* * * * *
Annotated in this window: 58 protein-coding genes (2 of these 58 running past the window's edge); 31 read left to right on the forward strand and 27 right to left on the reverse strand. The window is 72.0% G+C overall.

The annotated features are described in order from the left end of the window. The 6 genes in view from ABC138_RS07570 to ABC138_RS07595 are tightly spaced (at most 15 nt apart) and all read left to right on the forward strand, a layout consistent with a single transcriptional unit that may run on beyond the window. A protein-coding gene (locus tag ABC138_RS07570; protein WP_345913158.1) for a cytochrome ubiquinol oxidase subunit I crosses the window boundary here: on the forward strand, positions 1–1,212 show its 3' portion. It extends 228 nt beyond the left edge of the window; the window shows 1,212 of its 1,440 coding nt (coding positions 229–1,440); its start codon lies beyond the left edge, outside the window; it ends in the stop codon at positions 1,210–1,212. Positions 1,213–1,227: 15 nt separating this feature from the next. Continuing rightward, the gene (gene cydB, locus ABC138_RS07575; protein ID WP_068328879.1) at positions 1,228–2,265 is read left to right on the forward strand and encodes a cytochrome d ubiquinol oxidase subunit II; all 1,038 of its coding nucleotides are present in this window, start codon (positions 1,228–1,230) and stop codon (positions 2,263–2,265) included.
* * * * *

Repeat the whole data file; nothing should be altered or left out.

Annotated in this window: 58 protein-coding genes (2 of these 58 running past the window's edge); 31 read left to right on the forward strand and 27 right to left on the reverse strand. The window is 72.0% G+C overall.

The annotated features are described in order from the left end of the window. The 6 genes in view from ABC138_RS07570 to ABC138_RS07595 are tightly spaced (at most 15 nt apart) and all read left to right on the forward strand, a layout consistent with a single transcriptional unit that may run on beyond the window. A protein-coding gene (locus tag ABC138_RS07570; protein WP_345913158.1) for a cytochrome ubiquinol oxidase subunit I crosses the window boundary here: on the forward strand, positions 1–1,212 show its 3' portion. It extends 228 nt beyond the left edge of the window; the window shows 1,212 of its 1,440 coding nt (coding positions 229–1,440); its start codon lies beyond the left edge, outside the window; it ends in the stop codon at positions 1,210–1,212. Positions 1,213–1,227: 15 nt separating this feature from the next. Continuing rightward, the gene (gene cydB, locus ABC138_RS07575; protein ID WP_068328879.1) at positions 1,228–2,265 is read left to right on the forward strand and encodes a cytochrome d ubiquinol oxidase subunit II; all 1,038 of its coding nucleotides are present in this window, start codon (positions 1,228–1,230) and stop codon (positions 2,263–2,265) included.